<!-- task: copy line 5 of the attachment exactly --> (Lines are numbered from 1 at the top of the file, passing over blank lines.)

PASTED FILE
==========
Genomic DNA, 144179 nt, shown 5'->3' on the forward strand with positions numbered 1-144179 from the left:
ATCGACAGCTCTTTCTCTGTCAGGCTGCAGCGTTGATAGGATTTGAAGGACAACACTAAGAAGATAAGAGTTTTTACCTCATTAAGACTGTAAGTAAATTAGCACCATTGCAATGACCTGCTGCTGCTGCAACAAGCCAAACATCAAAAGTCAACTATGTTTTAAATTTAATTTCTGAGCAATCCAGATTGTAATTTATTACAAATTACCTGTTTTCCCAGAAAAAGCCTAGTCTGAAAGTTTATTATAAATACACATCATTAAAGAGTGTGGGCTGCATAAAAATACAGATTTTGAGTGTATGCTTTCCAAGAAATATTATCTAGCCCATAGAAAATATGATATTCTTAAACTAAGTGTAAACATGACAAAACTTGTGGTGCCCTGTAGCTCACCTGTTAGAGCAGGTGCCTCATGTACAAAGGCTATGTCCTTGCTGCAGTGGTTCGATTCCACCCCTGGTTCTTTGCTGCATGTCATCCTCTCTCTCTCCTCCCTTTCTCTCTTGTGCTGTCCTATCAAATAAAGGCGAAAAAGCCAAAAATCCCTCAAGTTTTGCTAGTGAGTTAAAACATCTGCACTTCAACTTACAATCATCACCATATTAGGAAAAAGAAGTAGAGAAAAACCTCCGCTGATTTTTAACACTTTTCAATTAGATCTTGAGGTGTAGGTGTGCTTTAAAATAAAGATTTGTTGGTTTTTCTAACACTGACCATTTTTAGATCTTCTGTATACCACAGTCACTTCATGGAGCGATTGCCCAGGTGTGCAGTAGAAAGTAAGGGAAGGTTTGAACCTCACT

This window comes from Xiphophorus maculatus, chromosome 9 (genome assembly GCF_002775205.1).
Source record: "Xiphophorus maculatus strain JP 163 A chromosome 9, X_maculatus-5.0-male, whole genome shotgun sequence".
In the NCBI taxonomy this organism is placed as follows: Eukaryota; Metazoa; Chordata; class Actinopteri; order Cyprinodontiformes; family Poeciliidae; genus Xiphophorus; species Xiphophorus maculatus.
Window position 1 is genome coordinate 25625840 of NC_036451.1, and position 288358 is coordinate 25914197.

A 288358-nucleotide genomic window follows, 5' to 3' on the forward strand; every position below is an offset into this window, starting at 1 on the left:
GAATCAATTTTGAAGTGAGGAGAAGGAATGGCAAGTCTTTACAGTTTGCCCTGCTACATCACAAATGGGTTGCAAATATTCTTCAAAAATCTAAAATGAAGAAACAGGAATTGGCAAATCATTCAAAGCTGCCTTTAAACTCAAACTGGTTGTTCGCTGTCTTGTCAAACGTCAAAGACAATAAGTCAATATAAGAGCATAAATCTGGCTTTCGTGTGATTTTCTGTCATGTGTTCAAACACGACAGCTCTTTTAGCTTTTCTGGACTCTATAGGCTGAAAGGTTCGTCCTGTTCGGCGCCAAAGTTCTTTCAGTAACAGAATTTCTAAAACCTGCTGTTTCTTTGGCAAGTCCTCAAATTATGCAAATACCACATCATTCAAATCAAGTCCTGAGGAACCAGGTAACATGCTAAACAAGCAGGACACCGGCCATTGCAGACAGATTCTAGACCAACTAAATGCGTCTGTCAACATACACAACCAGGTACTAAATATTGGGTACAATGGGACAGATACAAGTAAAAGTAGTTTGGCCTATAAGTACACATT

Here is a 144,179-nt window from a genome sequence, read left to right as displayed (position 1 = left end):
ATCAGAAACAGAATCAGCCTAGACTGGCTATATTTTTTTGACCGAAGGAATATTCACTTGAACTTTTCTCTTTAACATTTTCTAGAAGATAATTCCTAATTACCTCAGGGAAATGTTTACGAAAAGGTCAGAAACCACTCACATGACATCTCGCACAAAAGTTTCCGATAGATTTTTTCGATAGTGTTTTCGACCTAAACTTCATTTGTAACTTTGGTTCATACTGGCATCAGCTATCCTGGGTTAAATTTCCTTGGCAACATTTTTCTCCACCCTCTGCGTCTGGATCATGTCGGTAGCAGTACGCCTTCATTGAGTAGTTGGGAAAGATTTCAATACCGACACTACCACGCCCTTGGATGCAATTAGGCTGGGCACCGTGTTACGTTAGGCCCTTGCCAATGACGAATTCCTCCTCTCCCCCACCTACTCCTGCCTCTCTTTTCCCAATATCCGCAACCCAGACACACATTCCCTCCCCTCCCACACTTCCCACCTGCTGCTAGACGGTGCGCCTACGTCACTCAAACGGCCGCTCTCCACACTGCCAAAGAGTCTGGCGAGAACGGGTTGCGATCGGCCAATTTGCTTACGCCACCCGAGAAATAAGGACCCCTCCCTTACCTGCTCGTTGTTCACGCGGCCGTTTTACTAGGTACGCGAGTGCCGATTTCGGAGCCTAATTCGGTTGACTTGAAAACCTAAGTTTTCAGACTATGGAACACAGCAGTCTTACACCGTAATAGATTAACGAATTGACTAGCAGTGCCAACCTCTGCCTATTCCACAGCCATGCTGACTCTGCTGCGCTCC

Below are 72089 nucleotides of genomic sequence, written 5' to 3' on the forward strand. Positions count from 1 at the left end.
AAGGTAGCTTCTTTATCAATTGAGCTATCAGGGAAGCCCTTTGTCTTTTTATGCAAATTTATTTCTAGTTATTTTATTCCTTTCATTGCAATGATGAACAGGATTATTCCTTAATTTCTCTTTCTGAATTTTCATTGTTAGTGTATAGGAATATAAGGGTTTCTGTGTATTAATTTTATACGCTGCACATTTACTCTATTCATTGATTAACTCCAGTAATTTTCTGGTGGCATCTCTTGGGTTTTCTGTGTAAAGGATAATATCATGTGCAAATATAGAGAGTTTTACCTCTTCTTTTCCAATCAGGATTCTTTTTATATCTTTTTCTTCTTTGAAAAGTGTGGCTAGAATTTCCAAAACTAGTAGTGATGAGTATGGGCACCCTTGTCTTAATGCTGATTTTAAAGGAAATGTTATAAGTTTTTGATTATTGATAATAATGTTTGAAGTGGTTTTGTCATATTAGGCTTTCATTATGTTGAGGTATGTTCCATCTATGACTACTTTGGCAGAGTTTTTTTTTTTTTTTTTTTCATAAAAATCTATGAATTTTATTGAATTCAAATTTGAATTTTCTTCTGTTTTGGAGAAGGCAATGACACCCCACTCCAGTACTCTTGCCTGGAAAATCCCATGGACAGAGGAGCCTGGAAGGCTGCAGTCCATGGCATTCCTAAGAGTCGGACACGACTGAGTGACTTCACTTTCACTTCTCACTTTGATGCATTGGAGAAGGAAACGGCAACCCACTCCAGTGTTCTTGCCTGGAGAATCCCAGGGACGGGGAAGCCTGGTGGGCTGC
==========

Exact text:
In the NCBI taxonomy this organism is placed as follows: Eukaryota; Metazoa; Chordata; class Actinopteri; order Cyprinodontiformes; family Poeciliidae; genus Xiphophorus; species Xiphophorus maculatus.